Day: September 2, 2022

Mapping Airways: The World’s Flight Paths and Airports

This post is by Carmen Ang from Visual Capitalist

Click to view a larger version of the graphic.

Map of the world's flight paths and busiest air routes

Mapping Airways: World’s Flight Paths and Airports

There are up to 8,755 commercial flights in the air at any given time of day. These flights transport thousands of people (and millions of dollars worth of goods) around the world.

But where are these people and goods headed? This map from Adam Symington uses historical data from OpenFlights to visualize the world’s flight paths.

The graphic shows a comprehensive data set encompassing 67,663 different routes that connect 10,000 different airports across the globe.

A Note On the Data

The map uses an OpenFlights database provided by the third-party source that hasn’t been updated since June 2014.

Because of this, the data used for the graphic is of historical value only. However, this detailed map sparked our curiosity and got us wondering—what are some of the busiest aviation hubs around the world right now?

We did some digging, and here’s what we found.

Busiest Airports by Passengers

There are several ways to gauge an airport’s popularity. One way is to measure total passenger traffic throughout the year.

According to Airports Council International (ACI), eight of the top 10 busiest airports for passenger traffic in 2021 were in America. Here’s a look at the top 10 list, as of April 11, 2022:

RankAirportCountryPassenger Traffic (2021)
1Atlanta GA (ATL)🇺🇸 US75,704,760
2Dallas/Fort Worth TX (DFW)🇺🇸 US62,465,756
3Denver CO (DEN)🇺🇸 US58,828,552
4Chicago IL (ORD)🇺🇸 US54,020,399
5 (Read more...)

Five Links for September

This post is by auren from Summation by Auren Hoffman

Every month I try to share the most mind-expanding links to read/watch/listen. If you find these interesting, please do share with your friends. Here are five links worth reading… Understanding Jane Street by Byrne HobartShould the smartest students continue going into prop trading instead of trying to cure cancer? Everyone’s heard of Jane Street but […]

The post Five Links for September appeared first on Summation by Auren Hoffman.

Hello From Muskoka

This post is by Howard Lindzon from Howard Lindzon

I am lucky to be spending a couple days at my friends Rob and Jen’s cottage in Muskoka.

I grew up coming to Muskoka every weekend because I was lucky to have a family cottage.

Here is my view as I write today’s post..

Here is the view from the dock…

I think next year I will try to convince Ellen to rent a place up here for month of September.

Everyone wants to be here for the summer months but I just like the colors and the light and think I could be very productive working from this spot.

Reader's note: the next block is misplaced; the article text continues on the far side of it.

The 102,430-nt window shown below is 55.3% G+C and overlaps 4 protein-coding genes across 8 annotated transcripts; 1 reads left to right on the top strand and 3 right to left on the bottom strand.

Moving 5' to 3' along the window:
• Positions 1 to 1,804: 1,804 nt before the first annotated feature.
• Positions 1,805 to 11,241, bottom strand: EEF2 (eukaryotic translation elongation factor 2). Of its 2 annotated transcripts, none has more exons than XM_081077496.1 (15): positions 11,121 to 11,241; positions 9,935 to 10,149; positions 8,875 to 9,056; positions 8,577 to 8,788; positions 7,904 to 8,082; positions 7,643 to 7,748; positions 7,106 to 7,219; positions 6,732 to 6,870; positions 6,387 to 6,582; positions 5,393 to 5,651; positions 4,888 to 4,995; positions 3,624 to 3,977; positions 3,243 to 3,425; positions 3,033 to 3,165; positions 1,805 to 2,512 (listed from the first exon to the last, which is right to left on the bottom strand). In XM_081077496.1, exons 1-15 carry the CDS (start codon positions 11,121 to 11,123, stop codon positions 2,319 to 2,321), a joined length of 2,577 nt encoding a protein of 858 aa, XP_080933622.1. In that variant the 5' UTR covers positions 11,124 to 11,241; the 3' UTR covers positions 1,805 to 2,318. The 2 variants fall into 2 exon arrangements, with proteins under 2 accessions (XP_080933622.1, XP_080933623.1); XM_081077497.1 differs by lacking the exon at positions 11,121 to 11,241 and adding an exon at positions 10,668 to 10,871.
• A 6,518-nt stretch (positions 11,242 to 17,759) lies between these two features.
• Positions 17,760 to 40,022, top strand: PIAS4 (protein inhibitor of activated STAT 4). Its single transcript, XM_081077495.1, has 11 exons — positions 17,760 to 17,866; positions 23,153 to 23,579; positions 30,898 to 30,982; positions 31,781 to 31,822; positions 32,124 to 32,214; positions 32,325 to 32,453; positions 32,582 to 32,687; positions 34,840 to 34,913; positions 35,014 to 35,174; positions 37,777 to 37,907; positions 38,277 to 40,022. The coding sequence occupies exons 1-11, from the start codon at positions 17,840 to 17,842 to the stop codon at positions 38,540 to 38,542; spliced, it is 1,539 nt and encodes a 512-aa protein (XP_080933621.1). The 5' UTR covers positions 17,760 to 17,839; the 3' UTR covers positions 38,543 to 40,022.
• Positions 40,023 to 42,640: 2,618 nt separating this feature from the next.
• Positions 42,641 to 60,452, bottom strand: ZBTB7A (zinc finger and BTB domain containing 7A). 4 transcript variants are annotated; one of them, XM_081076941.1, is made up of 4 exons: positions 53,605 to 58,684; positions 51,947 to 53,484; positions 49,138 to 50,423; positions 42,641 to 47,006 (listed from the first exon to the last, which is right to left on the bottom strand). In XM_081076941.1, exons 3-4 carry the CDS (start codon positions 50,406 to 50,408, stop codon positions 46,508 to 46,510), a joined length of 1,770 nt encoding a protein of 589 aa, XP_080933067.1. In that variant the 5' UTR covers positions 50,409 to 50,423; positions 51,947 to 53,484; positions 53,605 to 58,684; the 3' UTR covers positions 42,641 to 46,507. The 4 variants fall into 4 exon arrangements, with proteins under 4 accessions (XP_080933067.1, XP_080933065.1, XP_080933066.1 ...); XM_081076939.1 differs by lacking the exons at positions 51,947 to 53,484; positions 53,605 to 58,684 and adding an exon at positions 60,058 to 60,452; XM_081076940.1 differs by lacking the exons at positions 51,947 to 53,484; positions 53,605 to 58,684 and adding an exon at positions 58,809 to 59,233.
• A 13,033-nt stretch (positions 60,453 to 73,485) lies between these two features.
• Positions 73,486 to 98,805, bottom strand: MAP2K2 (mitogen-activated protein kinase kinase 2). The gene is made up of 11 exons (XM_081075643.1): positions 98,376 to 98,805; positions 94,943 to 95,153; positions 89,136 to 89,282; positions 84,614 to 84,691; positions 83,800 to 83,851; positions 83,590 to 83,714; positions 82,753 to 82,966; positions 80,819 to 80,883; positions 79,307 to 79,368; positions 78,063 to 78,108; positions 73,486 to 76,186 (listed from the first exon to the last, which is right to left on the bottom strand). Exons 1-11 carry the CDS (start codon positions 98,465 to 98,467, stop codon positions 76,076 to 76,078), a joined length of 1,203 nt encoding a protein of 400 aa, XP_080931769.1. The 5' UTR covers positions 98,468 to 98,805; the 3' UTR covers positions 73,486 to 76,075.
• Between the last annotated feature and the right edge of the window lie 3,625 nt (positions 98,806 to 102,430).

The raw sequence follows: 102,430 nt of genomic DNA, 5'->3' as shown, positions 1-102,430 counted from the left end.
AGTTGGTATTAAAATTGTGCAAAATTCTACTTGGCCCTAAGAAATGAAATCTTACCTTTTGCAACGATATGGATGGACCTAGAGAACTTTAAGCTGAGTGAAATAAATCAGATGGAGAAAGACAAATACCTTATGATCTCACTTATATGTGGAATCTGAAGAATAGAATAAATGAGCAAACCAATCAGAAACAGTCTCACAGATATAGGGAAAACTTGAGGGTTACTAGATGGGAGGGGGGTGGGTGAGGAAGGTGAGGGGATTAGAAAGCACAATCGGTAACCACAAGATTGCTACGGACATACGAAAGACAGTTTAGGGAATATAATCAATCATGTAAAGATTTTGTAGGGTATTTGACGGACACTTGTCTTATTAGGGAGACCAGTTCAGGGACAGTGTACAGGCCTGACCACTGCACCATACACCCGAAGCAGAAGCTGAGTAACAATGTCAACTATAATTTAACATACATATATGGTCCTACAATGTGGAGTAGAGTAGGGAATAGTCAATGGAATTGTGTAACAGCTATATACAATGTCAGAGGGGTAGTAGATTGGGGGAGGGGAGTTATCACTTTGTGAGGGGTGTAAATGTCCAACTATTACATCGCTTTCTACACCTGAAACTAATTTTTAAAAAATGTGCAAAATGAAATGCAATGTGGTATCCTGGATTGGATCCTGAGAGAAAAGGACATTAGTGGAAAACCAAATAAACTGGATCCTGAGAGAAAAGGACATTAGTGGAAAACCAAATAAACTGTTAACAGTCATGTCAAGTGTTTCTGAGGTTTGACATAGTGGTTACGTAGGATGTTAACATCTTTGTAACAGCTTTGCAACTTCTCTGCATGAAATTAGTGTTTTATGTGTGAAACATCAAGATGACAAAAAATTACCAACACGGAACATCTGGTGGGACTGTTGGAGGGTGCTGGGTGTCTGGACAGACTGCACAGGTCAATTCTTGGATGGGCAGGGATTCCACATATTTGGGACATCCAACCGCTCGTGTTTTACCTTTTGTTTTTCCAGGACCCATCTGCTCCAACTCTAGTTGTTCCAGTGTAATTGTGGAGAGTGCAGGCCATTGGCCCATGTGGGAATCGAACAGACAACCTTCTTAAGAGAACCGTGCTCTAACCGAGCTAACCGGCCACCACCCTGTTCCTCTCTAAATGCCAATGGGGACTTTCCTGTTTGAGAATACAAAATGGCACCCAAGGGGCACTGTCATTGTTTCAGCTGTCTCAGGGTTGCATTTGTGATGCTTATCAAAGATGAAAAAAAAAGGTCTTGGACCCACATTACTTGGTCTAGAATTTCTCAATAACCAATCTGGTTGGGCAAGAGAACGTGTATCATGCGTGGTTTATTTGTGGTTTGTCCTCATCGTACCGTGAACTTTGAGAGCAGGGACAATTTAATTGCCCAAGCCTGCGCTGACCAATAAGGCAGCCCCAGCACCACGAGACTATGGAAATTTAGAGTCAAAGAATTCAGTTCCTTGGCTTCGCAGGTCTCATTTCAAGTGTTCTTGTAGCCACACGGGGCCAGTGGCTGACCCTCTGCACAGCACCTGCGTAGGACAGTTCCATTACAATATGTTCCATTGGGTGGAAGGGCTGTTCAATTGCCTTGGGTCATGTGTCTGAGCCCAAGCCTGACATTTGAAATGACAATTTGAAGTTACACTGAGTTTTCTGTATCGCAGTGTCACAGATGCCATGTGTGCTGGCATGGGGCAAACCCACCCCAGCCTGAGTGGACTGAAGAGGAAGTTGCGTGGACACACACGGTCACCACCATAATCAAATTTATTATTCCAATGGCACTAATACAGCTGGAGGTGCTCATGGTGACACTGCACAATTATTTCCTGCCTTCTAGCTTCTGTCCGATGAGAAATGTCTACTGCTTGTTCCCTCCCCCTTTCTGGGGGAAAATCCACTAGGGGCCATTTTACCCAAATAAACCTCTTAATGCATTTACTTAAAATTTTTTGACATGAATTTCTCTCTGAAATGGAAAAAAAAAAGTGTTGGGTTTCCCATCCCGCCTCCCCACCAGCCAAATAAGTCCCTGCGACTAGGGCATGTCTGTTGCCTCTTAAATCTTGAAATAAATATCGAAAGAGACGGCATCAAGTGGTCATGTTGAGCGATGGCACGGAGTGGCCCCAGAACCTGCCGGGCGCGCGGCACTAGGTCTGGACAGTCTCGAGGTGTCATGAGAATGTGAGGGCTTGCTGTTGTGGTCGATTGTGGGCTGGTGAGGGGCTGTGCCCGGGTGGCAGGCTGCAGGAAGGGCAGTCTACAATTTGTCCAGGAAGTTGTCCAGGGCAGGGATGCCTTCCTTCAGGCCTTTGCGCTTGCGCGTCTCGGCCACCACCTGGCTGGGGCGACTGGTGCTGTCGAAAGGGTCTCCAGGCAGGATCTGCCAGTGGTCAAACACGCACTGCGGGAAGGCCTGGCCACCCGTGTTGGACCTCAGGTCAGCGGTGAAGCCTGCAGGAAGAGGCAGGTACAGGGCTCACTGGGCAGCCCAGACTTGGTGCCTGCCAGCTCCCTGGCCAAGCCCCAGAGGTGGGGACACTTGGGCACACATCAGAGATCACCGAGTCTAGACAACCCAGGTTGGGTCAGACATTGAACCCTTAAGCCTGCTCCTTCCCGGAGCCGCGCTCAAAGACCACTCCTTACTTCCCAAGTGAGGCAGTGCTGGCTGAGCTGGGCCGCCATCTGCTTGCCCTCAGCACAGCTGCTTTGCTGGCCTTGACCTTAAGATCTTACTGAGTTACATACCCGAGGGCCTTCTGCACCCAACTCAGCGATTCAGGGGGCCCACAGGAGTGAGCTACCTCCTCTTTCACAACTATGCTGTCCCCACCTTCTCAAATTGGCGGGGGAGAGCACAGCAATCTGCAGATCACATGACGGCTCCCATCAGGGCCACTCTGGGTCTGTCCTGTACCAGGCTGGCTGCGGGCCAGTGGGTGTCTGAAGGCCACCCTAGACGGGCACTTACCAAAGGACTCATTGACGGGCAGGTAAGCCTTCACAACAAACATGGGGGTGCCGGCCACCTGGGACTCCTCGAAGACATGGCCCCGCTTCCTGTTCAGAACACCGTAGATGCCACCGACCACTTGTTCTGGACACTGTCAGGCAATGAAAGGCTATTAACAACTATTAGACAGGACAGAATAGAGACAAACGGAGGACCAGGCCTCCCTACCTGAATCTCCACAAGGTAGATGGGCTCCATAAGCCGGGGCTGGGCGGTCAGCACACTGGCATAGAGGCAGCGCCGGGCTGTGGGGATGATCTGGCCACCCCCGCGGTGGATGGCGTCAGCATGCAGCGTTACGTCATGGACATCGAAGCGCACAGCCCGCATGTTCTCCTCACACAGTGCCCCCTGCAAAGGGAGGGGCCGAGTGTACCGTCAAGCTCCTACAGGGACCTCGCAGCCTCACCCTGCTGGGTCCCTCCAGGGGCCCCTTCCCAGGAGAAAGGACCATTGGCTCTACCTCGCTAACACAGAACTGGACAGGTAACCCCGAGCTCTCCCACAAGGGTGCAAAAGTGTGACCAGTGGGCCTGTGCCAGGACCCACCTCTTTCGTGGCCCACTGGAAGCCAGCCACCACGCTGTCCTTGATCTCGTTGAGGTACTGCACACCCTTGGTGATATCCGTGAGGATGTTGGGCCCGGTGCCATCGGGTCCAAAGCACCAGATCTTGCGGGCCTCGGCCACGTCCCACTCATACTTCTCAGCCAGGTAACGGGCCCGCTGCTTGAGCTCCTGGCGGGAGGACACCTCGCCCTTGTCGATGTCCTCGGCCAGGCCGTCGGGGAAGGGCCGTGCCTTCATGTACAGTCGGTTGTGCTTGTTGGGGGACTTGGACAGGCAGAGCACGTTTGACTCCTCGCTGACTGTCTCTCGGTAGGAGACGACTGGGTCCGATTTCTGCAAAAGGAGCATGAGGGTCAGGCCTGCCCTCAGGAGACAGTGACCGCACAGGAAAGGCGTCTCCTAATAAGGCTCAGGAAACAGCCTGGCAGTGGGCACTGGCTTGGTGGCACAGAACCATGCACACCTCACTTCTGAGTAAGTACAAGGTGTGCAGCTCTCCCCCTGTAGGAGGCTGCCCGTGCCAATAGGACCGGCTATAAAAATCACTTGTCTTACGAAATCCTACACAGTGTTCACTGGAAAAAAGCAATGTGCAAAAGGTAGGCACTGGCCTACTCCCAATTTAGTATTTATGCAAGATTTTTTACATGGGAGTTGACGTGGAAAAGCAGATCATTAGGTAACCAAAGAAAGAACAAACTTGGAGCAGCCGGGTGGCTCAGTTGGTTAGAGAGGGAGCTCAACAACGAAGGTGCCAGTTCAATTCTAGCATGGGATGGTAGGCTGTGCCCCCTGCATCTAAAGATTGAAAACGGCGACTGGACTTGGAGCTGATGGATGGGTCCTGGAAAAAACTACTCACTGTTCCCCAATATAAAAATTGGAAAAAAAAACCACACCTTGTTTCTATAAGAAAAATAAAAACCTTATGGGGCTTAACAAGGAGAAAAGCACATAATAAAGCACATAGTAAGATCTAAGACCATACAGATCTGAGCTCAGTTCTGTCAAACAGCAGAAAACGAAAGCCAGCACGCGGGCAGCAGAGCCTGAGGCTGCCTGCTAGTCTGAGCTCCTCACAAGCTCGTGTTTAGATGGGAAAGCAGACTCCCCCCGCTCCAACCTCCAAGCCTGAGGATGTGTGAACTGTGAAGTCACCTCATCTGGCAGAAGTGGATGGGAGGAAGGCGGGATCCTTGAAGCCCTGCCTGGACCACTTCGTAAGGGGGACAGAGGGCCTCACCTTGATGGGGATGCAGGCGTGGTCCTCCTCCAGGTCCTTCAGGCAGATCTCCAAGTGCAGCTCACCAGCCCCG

Have a great day.

Why read about Pauline Kael when you can read Pauline Kael?

 Andrew Gelman has a post up on his blog discussing a new book by Louis Menand that includes the following quote:

"Kael’s contention that serious movies should meet the same standard as pulp—that they should be entertaining—turned out to be an extremely useful and widely adopted critical principle. . . ."

 I'm not familiar with Menand, but I am up on my Kael and I assume he's referring to this passage from the essay "Trash, Art and the Movies."

Keeping in mind that simple, good distinction that all art is entertainment but not all entertainment is art, it might be a good idea to keep in mind also that if a movie is said to be a work of art and you don’t enjoy it, the fault may be in you, but it’s probably in the movie. Because of the money and advertising pressures involved, many reviewers discover a fresh masterpiece every week, and there’s that cultural snobbery, that hunger for respectability that determines the selection of the even bigger annual masterpieces. In foreign movies what is most often mistaken for “quality” is an imitation of earlier movie art or a derivation from respectable, approved work in the other arts — like the demented, suffering painter-hero of Hour of the Wolf smearing his lipstick in a facsimile of expressionist anguish. Kicked in the ribs, the press says “art” when “ouch” would be more appropriate. When a director is said to be an artist (generally on the basis of (Read more...)

The last minute

This post is by Seth Godin from Seth's Blog

If you do anything at the last minute that takes more than a minute, you’re not organizing your project properly.

The last minute is not a buffer zone, nor is it the moment to double-check your work.

The last minute is simply sixty seconds to enjoy and to remind yourself that you successfully planned ahead.